I just discovered this wonderful anatomical chart (see above) from volume one of Ephraim Chambers' Cyclopaedia, published in 1728. A beautiful, hi-res version of the image is available in the Wikipedia commons; I highly encourage you to visit the original (here) which is well worth a long, involved perusing, but is, sadly, too large to include here. To encourage you to visit the original, I have selected out some of my favorite details above. You can also check out the entire digitized book here, on the University of Wisconsin Digital collections website.
About the Cyclopedia project, an early attempt to catalog all earthly knowledge, from Wikipedia:
Cyclopaedia: or, A Universal Dictionary of Arts and Sciences (folio, 2 vols.) was an encyclopedia published by Ephraim Chambers in London in 1728, and reprinted in numerous editions in the 18th century. The Cyclopaedia was one of the first general encyclopedias to be produced in English. The 1728 subtitle gives a summary of the aims of the author: Cyclopaedia, or, A universal dictionary of arts and sciences: containing the definitions of the terms, and accounts of the things signify'd thereby, in the several arts, both liberal and mechanical, and the several sciences, human and divine: the figures, kinds, properties, productions, preparations, and uses, of things natural and artificial; the rise, progress, and state of things ecclesiastical, civil, military, and commercial: with the several systems, sects, opinions, &c; among philosophers, divines, mathematicians, physicians, antiquaries, criticks, &c: The whole intended as a course of ancient and modern learning.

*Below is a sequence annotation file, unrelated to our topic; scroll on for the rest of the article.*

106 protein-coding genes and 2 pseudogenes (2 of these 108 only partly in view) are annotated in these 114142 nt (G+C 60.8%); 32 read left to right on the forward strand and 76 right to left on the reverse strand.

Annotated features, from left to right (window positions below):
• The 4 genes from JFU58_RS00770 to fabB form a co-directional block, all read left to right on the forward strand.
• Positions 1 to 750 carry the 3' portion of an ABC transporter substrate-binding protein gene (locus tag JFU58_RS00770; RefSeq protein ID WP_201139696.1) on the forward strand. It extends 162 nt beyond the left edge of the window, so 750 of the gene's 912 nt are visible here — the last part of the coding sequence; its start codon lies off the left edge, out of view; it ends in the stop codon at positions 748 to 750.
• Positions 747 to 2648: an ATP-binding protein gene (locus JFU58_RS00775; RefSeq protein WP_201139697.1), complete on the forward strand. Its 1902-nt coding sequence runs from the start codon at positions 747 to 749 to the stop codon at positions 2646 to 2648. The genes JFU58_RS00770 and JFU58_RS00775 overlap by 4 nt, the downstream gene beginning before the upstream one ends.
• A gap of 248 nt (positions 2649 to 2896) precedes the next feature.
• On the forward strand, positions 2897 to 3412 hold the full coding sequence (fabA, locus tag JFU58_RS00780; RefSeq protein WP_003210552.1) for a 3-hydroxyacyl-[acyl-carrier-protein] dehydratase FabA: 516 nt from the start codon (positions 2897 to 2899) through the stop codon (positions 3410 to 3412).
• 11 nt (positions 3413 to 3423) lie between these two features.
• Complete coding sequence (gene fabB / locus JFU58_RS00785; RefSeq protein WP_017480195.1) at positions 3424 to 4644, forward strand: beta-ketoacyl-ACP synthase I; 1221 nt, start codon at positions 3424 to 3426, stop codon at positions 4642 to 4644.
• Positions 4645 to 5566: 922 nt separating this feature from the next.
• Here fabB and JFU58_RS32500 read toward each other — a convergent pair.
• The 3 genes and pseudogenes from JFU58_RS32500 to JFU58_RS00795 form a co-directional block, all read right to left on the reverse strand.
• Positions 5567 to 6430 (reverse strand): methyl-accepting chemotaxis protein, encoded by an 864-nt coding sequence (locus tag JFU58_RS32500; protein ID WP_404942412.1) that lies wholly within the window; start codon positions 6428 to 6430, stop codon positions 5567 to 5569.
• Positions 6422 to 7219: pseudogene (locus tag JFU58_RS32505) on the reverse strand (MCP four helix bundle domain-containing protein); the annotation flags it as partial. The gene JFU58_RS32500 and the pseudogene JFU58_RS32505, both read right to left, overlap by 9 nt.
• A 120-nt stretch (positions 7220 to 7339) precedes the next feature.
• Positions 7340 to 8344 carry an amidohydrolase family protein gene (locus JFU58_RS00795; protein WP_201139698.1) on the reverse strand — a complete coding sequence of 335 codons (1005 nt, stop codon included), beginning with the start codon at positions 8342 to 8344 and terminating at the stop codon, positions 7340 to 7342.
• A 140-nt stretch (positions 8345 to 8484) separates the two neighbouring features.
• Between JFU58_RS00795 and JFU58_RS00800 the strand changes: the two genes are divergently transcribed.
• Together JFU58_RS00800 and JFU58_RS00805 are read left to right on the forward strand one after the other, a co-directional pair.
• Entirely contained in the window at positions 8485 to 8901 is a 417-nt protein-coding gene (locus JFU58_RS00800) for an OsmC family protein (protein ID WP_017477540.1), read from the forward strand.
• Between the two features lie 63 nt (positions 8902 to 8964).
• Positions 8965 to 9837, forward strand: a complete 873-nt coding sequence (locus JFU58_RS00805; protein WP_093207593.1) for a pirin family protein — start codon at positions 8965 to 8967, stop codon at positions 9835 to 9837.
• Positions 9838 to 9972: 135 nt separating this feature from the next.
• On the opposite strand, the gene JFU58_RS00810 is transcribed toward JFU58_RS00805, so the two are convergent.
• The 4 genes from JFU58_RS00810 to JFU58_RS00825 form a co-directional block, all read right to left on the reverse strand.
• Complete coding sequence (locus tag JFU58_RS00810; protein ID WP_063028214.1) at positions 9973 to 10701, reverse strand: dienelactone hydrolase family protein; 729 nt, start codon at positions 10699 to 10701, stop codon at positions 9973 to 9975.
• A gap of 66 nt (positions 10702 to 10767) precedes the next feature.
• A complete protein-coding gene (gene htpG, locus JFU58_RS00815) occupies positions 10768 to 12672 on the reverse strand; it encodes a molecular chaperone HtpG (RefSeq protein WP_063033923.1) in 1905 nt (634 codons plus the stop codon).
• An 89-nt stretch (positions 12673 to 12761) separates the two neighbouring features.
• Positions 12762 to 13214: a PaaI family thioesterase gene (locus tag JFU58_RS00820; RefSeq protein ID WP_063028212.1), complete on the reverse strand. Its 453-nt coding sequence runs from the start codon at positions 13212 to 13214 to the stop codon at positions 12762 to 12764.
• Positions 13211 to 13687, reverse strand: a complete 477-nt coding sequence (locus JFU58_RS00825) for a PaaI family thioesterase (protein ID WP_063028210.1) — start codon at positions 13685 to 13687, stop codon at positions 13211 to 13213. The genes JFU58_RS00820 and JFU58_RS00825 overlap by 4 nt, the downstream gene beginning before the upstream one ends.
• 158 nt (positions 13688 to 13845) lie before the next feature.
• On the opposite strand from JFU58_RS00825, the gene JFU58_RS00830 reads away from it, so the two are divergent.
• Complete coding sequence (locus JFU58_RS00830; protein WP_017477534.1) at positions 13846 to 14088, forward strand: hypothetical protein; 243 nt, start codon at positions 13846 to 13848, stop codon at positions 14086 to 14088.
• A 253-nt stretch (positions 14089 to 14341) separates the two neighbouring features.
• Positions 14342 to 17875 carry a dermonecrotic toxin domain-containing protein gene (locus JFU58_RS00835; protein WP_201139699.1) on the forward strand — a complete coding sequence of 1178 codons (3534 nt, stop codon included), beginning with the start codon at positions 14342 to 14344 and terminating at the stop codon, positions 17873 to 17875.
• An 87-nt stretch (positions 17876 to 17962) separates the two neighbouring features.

Via the Chris Chubbuck Photo blog.